Effects of Cropping Systems on Soil Health and Sustainability

A special issue of Agriculture (ISSN 2077-0472). This special issue belongs to the section "Agricultural Soils".

Deadline for manuscript submissions: closed (15 May 2024) | Viewed by 1518

Special Issue Editors


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Guest Editor
College of Agronomy and Biotechnology, China Agricultural University, Beijing 100193, China
Interests: soil ecology; nutrient cycling; greenhouse gases; carbon sequestration; microbial community; straw management; cropping system

E-Mail Website
Guest Editor
College of Agronomy, Anhui Agricultural University, Hefei 230036, China
Interests: greenhouse gases emission; carbon sequestration; soil biodiversity; nutrient cycling; climate change; cropping system

Special Issue Information

Dear Colleagues,

Alongside the growing world population, climate change and other influencing factors, agriculture is currently facing significant challenges related to environmental degradation and food security. Consequently, the achievement of sustainable agriculture development has become a global concern. Cropping systems, defined by cropping sequences, types, and management practices related to residues and fertilization, shape soil’s biological activities and the environment in the soil micro-biotic habitat and play a pivotal role as a core component of agricultural production, strongly influencing soil health and sustainability. Therefore, in-depth studies and the evaluation of appropriate cropping systems, such as crop diversification, crop rotation and intercropping, soil amendment, and related agronomic practices, are important. This Special Issue welcomes original research articles, reviews, meta-analyses, and perspective articles that focus on improving soil health, ecological benefits, and agricultural productivity through sustainable soil and crop management practices. The contributions to this issue will provide a theoretical foundation for the further development of cropping systems and sustainable agriculture.

Dr. Yuan Wen
Dr. Gong Wu
Guest Editors

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Keywords

  • cropping systems
  • soil health
  • crop productivity
  • agricultural sustainability
  • soil management
  • carbon sequestration
  • nutrient cycling
  • microbial community
  • greenhouse gas emissions

Published Papers (1 paper)

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Research

19 pages, 2254 KiB  
Article
Perspectives on Effective Long-Term Management of Carbon Stocks in Chernozem under Future Climate Conditions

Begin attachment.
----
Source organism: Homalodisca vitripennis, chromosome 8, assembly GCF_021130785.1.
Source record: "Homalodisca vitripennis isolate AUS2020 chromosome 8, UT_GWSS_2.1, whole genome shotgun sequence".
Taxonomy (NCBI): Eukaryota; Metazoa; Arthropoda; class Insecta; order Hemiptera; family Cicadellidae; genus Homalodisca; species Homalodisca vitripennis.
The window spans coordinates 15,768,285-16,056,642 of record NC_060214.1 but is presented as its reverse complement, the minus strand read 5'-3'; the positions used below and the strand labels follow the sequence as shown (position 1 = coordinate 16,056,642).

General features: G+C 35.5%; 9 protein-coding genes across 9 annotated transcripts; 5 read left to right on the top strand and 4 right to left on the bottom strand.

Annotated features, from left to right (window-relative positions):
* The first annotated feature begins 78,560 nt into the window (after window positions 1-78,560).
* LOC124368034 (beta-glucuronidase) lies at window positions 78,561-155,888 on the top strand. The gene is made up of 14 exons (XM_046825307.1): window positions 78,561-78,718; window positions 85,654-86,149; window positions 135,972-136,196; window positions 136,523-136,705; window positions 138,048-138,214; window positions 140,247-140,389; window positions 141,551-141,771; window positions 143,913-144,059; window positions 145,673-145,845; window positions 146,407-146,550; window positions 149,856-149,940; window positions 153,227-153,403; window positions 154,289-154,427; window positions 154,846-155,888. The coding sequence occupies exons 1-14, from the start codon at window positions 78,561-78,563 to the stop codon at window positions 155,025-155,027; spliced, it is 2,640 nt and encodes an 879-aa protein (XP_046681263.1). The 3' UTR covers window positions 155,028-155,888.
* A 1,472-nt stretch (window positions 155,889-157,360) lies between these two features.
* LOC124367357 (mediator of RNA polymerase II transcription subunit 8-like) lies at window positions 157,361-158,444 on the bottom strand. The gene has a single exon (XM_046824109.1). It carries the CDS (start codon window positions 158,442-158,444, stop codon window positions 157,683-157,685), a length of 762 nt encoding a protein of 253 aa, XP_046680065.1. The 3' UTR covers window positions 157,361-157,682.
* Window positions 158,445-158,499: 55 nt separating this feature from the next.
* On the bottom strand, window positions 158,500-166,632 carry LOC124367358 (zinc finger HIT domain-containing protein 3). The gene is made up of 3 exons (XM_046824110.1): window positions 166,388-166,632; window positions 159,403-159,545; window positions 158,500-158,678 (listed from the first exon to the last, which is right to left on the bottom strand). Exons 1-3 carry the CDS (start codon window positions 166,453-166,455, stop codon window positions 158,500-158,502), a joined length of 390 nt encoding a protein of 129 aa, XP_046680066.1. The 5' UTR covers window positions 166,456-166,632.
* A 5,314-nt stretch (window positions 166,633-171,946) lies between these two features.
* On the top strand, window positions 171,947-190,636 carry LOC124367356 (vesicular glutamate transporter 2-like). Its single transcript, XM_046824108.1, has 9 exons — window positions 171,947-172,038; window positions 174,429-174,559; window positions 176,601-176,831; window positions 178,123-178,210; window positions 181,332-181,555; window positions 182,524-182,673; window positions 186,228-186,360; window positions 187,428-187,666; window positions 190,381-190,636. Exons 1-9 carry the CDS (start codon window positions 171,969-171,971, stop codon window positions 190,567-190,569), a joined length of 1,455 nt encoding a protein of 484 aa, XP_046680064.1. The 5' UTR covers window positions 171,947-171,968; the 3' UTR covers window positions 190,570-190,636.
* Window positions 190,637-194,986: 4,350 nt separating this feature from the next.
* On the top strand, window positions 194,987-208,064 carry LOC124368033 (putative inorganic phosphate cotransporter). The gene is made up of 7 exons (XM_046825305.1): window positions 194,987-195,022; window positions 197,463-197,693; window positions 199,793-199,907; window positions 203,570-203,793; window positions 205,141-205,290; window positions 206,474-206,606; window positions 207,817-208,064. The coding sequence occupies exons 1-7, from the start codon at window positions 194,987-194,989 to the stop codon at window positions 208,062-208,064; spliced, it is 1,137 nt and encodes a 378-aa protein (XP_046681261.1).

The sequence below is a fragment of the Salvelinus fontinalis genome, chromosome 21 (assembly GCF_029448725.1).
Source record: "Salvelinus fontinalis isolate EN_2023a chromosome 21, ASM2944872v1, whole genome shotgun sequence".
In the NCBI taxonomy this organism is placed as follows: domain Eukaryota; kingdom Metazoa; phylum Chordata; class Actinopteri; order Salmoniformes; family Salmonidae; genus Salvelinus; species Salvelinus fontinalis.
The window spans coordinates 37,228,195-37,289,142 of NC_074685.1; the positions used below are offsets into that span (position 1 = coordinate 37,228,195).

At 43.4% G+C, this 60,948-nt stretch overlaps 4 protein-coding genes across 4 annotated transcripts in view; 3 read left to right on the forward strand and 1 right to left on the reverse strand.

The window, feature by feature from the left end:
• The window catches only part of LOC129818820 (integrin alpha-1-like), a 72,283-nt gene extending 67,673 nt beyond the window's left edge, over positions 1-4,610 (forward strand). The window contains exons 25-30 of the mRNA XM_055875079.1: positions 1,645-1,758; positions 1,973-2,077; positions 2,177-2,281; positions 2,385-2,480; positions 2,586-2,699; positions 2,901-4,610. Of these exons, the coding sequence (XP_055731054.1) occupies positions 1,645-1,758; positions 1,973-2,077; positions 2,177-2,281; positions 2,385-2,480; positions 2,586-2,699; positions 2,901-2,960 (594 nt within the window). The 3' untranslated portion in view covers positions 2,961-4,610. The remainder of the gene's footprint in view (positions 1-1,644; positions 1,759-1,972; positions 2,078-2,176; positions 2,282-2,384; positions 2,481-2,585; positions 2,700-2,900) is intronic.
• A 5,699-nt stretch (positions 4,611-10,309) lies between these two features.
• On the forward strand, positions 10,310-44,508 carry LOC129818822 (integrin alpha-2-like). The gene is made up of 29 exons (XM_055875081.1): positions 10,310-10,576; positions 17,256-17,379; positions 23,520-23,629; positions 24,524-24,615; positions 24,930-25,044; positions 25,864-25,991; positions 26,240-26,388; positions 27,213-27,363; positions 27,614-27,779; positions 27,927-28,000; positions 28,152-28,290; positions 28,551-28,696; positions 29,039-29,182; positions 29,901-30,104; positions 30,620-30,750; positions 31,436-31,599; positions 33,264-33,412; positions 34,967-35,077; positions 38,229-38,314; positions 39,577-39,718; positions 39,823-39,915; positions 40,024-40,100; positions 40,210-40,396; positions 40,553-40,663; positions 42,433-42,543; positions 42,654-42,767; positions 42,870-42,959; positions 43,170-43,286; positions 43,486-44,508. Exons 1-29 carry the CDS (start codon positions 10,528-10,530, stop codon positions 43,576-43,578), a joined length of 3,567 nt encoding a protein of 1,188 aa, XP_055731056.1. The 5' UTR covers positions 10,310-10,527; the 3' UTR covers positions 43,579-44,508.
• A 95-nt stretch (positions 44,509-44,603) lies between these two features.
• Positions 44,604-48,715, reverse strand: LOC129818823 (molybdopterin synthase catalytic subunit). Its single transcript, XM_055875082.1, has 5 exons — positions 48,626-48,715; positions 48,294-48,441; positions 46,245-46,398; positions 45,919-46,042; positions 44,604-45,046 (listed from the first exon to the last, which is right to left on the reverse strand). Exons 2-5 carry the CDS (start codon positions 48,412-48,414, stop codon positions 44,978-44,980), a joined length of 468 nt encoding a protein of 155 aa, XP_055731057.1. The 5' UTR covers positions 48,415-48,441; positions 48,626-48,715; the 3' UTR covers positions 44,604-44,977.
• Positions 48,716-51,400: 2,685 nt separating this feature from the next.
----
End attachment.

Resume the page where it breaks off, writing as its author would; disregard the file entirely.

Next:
by Ilshat Husniev, Vladimir Romanenkov, Stanislav Siptits, Vera Pavlova, Sergey Pasko, Olga Yakimenko and Pavel Krasilnikov
Agriculture 2023, 13(10), 1901; https://doi.org/10.3390/agriculture13101901 - 28 Sep 2023
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Abstract
Arable Chernozems with high SOC contents have the potential to be significant sources of GHGs, and climate change is likely to increase SOC losses, making the issue of carbon sequestration in this region even more important. The prospect of maintaining SOC stock or [...] Read more.
Arable Chernozems with high SOC contents have the potential to be significant sources of GHGs, and climate change is likely to increase SOC losses, making the issue of carbon sequestration in this region even more important. The prospect of maintaining SOC stock or increasing it by 4‰ annually under planned management practice modifications for the period up to 2090 was evaluated using a long-term experiment on Haplic Chernozem in the Rostov Region, Russia. In this study, we used the RothC model to evaluate SOC dynamics for three treatments with mineral and organic fertilization under two adaptation scenarios vs. business-as-usual scenarios, as well as under two climate change scenarios. The correction of crop rotation and the application of organic fertilizers at high rates are essential tools for maintaining and increasing SOC stocks. These methods can maintain SOC stock at the level of 84–87 Mg∙ha−1 until the middle of the 21st century, as the first half of the century is considered to be the most promising period for the introduction of adaptation measures for the additional accumulation of SOC on Chernozems. Part of the additional accumulated SOC is expected to be lost before 2090. Full article
(This article belongs to the Special Issue Effects of Cropping Systems on Soil Health and Sustainability)
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